Mass Rape In Tabit Village: Why UNAMID Found no evidence?

By: Elhadi Idriss Yahya
According to the Radio Dabanga, (https://www.radiodabanga.org/node/83429), on Friday, 31st, October , 2014, it was reported that Sudanese soldiers belonging to Tabit military garrison invaded Tabit Village which is located 45 Kilometers South-West of El-Fasher the capital city of North Darfur state. It’s alleged that they beat the village residents with rifle butts and chased all men out of the village before they started looting and raping about 200 women and girls (80 of whom were school girls, 105 unmarried girls while the rest were married women). These violent acts of inhumane started from 6pm on Friday as per the aforementioned sentences at the beginning of this paragraph, in the evening until the morning of Saturday, this seemed to be a retaliation of claims that one of their soldiers went missing on Thursday evening. The 29 year old soldier went missing, but was reported to have a love affair with a lady from the village and had decided to reside permanently in the lady’s house without the consent of her family. The behavior of the soldier was not approved by the villagers. As a result, they decided to move as a group and confront the soldier. On their arrival, the soldier got scared and ran away carrying his own gun, AK24 rifle. Thus his disappearance led to the above aforementioned incidences in that village.
Upon receiving such news, on 4th November, 2014 UN-African Union Mission in Darfur (UNAMID) sent a verification field mission from Shangil Tobaya team-site (nearest UNAMID sector to Tabit). The verification field mission was denied access outside Tabit by Government of Sudan (GoS) military on the pretext of not obtaining permission from GoS authorities. Meanwhile, the Government completed the relocation of all forces associated with the incidents in Tabit, replacing them with new forces under the leadership of the new commander. The new commander was working under the strict instruction from his superiors in El-Fasher that nobody would be allowed to enter Tabit without proper inspection.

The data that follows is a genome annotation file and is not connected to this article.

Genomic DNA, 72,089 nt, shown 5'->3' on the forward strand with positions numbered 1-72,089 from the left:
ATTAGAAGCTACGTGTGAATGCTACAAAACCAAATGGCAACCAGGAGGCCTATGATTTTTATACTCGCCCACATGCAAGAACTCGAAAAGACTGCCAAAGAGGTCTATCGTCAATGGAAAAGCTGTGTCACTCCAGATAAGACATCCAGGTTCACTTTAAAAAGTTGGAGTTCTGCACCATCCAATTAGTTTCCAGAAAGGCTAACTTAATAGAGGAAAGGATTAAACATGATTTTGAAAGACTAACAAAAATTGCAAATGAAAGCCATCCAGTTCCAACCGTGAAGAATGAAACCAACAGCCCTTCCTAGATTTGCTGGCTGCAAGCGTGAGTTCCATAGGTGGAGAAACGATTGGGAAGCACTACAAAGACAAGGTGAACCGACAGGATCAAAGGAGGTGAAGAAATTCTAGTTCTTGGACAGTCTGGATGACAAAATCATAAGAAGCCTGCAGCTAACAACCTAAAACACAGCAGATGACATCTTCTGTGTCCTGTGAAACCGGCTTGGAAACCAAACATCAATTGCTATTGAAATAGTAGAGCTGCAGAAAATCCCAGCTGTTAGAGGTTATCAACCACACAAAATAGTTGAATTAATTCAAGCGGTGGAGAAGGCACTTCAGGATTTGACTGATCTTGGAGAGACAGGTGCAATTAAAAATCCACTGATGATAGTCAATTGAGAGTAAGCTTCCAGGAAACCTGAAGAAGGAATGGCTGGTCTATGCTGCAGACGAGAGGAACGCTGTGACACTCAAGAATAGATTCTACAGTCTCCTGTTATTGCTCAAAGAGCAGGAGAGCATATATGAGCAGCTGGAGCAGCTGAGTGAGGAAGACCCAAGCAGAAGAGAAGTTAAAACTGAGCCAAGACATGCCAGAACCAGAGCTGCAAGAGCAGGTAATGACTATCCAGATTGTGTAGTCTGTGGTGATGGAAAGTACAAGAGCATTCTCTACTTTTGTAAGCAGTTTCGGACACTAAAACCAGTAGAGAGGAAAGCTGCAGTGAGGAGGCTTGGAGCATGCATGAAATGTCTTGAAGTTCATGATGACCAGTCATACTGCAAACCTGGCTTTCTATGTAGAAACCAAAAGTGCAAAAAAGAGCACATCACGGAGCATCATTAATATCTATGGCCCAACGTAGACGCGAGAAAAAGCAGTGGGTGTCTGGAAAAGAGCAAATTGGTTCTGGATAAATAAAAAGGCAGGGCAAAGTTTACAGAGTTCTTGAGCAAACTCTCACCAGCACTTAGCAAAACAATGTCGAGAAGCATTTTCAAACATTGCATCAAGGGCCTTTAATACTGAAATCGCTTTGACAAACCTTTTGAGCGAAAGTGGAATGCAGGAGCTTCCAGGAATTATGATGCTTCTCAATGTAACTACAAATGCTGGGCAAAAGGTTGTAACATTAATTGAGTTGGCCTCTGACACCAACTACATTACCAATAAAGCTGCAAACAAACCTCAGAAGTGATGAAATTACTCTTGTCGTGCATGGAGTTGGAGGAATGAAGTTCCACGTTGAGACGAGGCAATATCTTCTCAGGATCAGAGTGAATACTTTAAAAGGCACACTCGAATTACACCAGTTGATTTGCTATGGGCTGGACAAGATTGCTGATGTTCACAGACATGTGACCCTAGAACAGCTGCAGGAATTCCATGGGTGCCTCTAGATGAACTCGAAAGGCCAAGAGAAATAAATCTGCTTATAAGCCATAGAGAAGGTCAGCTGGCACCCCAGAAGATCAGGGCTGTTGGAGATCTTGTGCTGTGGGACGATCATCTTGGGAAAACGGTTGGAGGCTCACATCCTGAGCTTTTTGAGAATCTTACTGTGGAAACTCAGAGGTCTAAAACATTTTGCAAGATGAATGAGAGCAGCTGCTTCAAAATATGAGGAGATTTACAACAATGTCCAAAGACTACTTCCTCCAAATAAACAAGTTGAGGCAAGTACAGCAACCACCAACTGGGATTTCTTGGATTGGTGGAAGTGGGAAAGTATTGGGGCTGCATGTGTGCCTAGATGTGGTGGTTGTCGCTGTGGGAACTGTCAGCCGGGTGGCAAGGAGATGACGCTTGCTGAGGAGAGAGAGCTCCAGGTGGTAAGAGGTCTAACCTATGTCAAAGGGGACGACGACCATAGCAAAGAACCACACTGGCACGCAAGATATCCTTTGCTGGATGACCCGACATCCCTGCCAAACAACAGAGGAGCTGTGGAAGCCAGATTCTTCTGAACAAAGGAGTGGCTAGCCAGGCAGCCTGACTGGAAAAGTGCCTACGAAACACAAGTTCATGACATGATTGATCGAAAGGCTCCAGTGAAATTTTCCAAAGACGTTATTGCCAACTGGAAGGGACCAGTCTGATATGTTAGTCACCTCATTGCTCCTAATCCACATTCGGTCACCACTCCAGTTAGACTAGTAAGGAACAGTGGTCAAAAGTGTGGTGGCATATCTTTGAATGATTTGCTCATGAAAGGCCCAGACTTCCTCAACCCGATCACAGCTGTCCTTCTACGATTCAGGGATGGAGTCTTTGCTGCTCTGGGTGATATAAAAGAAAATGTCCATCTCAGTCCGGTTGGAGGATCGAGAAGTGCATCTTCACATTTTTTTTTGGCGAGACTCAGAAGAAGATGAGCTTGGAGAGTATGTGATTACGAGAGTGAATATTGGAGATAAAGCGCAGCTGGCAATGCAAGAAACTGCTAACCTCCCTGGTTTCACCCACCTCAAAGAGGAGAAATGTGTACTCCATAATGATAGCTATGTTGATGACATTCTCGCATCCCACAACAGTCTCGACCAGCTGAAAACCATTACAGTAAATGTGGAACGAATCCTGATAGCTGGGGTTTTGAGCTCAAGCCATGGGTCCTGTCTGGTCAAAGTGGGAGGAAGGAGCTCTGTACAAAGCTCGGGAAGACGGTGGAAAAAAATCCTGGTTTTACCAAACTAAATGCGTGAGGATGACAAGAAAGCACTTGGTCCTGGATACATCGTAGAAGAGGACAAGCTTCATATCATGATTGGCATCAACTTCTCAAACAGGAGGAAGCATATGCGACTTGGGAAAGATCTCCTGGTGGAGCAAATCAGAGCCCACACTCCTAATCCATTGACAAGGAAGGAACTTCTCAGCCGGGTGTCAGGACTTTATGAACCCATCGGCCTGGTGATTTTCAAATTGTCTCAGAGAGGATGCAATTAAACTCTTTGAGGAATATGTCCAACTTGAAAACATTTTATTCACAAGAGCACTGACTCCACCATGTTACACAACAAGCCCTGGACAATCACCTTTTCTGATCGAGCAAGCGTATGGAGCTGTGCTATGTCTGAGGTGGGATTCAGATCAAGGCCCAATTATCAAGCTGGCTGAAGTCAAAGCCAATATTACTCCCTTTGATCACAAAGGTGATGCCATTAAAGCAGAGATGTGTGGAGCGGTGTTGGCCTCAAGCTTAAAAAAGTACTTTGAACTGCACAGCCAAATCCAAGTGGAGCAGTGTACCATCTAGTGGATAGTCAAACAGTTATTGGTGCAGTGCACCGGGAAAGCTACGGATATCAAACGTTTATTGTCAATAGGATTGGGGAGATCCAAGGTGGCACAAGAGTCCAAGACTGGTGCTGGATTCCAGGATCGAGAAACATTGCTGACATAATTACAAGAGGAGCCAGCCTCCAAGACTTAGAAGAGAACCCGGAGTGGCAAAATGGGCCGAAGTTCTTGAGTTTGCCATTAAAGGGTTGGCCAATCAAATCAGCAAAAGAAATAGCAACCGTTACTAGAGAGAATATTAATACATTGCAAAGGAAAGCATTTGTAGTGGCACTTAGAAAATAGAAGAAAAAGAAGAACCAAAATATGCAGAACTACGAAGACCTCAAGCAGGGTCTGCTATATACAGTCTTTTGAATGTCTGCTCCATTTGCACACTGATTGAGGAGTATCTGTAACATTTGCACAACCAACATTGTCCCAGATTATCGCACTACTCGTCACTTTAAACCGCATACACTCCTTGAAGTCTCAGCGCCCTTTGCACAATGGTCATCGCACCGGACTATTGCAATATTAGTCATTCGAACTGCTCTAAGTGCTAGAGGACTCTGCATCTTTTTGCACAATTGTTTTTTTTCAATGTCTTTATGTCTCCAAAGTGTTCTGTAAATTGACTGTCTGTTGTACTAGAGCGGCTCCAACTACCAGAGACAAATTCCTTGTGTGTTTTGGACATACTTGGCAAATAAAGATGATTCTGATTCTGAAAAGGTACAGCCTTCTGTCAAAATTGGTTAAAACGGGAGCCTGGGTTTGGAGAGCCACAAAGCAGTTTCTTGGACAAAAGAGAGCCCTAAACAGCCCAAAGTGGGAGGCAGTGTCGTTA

Furthermore, the new military commander summoned all male residents older than 20 to a meeting at the Grand Mosque near to the market square to take oath that none of them would utter one word about what the army did in Tabit on 31 October to UNAMID or any other agency, warning them that violation of the oath could have a dire consequence. A week later, GoS allowed UNAMID to send a Review Team to investigate the rape clams. Surprisingly, on 10th of November, UNAMID issued statement that “The team neither found any evidence nor received any information regarding the media allegations of mass rape in Tabit”. Interestingly, this came after the new commander of Sudanese force acknowledged that his forces ‘committed a mistake’ against Tabit people and offered an apology to the residents. This implies that his troops indeed committed acts of rapes against Tabit’s women. (Sources: Sudan Tribune, Radio Dabanga, UN News Centre)
It’s against this background that, questions are posed on why did UNAMID find no evidence in Tabit? First and foremost, for anyone to carry out an investigation or research, some ethical methodologies must be followed. The heart of these ethical standards/ norms is the respect of human subject/ victim/ survival dignity. This dignity includes the right of victim to privacy. The UNAMID review team conducted all the interviews with the victims while the military personnel were present in an environment that is full of fears, intimidation and trauma. Hence, the victim’s testimonies were compromised. As such, the findings did not meet the minimum threshold of validity and reliability. It should be noted that on the word go, it’s still hard to get such information from a traumatized person and as psychologists clearly put.